With a show of hands, how many of you have practiced long exposure photography using your camera and some neutral density (ND) filters? Whoa, that's a lot! Now, how many of you have practiced this type of photography with your mobile phone?Hmm, not as many people. That's ok, though! I'm here to let you know that it's possible and the results are pretty impressive considering the device used to take these photos is the same one you use to crush candy and order a pizza with.
Now, you may be asking, "what sort of wizardry is Brian talking about?" If you didn't glean it from the title, I'm referring to the Long Exposure camera feature for Adobe Lightroom CC Mobile. However, before we dive in any deeper, it is important to note that as of this article's publish date, the Long Exposure camera feature is currently a technology preview available only in the iOS version of the app. Whether it makes its way into the Android version is in Adobe's hands, so don't shoot the messenger.
Finally, remember that this is a technology preview. I kept that very much at the forefront of my brain as I used this feature. So, as you read this article and review these photos, I recommend setting your expectations accordingly. This isn't about a wholesale replacement of what you can already achieve with your camera, lens, and ND filters so much as it is a closer look at the creative possibilities that mobile technology and computational photography can provide.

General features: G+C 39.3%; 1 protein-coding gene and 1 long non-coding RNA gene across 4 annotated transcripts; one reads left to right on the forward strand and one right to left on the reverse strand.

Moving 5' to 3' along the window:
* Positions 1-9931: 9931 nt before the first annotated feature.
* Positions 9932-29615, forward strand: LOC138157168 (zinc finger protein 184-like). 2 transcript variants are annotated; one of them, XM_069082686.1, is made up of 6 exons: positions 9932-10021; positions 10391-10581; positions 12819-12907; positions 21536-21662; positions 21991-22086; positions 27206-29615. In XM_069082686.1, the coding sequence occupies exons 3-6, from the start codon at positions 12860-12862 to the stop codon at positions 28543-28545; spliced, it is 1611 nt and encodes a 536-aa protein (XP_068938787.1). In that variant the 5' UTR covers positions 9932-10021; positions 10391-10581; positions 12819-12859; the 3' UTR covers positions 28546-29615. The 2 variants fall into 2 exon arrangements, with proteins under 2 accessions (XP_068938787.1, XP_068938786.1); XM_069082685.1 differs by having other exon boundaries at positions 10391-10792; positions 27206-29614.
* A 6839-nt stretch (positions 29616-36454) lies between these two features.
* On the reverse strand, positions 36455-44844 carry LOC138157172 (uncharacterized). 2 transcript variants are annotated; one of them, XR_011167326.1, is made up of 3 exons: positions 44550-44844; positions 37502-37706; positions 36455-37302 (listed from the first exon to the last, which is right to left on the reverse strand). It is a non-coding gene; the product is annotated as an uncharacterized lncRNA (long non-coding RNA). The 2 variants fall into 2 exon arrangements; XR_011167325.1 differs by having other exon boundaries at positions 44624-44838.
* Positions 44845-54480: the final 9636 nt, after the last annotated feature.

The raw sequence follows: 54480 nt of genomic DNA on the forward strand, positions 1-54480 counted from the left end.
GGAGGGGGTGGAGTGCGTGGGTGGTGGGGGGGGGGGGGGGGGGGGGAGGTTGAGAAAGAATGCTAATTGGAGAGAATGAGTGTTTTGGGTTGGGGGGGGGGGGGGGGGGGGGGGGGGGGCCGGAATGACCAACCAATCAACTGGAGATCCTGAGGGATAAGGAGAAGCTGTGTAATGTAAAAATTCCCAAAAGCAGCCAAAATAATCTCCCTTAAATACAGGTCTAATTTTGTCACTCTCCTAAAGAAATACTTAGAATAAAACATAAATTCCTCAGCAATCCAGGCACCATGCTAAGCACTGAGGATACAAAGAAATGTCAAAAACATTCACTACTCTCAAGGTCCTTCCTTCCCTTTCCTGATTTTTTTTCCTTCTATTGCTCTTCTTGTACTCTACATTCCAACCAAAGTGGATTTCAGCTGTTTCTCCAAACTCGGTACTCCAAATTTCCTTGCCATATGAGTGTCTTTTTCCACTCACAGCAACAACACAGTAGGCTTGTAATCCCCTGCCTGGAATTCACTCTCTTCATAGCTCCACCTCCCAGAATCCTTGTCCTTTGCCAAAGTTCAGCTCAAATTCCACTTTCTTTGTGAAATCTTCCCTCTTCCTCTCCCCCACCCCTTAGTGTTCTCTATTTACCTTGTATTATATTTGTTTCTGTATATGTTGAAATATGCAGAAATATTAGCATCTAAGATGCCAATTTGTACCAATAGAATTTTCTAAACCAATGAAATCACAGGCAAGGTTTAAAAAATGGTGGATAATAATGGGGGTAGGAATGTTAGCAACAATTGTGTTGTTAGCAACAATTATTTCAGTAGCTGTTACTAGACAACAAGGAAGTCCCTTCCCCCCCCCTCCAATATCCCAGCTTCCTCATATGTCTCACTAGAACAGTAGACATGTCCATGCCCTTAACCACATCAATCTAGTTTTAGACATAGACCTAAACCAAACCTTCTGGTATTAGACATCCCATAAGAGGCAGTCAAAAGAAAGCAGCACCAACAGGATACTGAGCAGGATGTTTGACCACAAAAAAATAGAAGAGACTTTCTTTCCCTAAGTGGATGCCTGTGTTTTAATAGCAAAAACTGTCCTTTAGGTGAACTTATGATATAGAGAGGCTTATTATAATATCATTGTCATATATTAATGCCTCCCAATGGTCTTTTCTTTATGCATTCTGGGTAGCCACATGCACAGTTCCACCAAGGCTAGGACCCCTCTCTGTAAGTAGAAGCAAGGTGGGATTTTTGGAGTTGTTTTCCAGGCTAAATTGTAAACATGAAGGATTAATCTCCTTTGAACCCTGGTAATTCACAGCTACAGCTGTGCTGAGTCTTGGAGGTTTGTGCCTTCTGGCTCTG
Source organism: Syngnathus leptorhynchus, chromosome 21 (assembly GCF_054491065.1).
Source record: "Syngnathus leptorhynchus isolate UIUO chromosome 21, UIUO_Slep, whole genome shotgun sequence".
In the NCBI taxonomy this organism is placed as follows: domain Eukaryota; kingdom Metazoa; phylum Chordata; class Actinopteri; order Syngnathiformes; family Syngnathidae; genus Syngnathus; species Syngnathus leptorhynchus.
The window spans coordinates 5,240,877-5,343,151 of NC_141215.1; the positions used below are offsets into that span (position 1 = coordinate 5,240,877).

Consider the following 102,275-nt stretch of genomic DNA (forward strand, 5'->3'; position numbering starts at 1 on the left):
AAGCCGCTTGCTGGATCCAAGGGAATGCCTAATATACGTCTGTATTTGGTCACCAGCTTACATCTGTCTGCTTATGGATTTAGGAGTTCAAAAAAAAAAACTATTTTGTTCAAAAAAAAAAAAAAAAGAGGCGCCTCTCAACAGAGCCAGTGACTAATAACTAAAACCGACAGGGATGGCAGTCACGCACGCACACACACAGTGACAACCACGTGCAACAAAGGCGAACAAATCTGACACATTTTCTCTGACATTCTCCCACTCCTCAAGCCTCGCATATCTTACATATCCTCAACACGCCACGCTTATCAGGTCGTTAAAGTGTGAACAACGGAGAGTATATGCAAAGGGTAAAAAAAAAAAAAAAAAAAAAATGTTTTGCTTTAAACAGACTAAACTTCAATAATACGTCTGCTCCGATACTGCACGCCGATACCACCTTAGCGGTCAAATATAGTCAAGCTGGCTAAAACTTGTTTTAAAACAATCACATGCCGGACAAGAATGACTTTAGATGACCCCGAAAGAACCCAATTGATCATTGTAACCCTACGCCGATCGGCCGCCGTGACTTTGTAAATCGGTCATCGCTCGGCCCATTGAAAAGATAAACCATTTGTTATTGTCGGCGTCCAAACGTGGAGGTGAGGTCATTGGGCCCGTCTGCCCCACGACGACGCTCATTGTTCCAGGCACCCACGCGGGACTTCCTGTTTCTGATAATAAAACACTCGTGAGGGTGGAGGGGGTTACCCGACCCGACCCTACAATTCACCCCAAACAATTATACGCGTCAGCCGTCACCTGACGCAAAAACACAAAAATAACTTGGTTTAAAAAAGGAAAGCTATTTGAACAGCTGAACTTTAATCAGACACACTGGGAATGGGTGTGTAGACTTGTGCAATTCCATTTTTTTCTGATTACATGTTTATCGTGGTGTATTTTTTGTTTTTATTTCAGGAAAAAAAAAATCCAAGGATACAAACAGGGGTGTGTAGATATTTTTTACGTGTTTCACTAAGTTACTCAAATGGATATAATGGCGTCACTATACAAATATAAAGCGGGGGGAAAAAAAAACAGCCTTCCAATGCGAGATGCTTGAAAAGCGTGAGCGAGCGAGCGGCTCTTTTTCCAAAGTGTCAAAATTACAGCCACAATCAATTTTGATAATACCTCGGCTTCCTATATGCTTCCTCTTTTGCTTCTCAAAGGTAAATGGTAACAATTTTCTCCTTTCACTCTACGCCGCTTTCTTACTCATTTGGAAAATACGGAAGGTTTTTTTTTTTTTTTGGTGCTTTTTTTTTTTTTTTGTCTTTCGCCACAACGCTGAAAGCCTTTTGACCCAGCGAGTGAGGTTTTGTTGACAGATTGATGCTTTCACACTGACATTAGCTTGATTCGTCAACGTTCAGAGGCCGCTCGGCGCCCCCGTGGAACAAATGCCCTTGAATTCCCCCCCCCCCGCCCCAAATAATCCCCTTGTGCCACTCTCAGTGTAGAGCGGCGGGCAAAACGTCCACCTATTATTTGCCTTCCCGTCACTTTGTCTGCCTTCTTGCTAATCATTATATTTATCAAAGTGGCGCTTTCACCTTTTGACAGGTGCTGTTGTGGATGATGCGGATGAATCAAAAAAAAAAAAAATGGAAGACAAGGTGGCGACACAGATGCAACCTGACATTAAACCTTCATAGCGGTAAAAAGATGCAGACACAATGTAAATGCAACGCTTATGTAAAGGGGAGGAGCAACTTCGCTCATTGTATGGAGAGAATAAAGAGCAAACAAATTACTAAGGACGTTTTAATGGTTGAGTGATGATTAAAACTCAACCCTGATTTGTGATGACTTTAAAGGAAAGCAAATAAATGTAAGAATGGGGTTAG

What Is It and How Can I Use It?
Back in June 2018, Julieanne Kost, Adobe's Digital Imaging Evangelist Director, announced an update to the iOS version of their Lightroom CC Mobile app, adding a variety of new features including Technology Previews. One such Technology Preview was called Long Exposure that, as you would expect, leverages computational photography tools to capture, align, and blend multiple photos, thus simulating the results you'd expect when using a long shutter speed.
The very first thing you'll need to ensure is that you're running the latest version of the app. Also, before you can begin using the Long Exposure camera mode, you first have to activate the Technology Preview setting which you can do using the following instructions:
Concrete Jungle Where Dreams Are Made Of
I've been visiting my hometown of New York City for the past week to attend the annual PhotoPlus Expo and as any veteran conference-goer knows, you want to keep what you carry to a minimum. Show days usually mean standing on your feet from sun up to sun down and because I would be within the confines of the Javitz Center for the entire day, lugging my camera around was not a priority. Still, I knew that riding the subway from Brooklyn into the city every day would likely present more than a few photo opportunities, so I chose to use that time to experiment with the Long Exposure feature of Lightroom CC Mobile.
Once you've activated the Long Exposure option in the settings, you can enter the Lightroom camera and select Long Exposure from the mode menu, as illustrated below: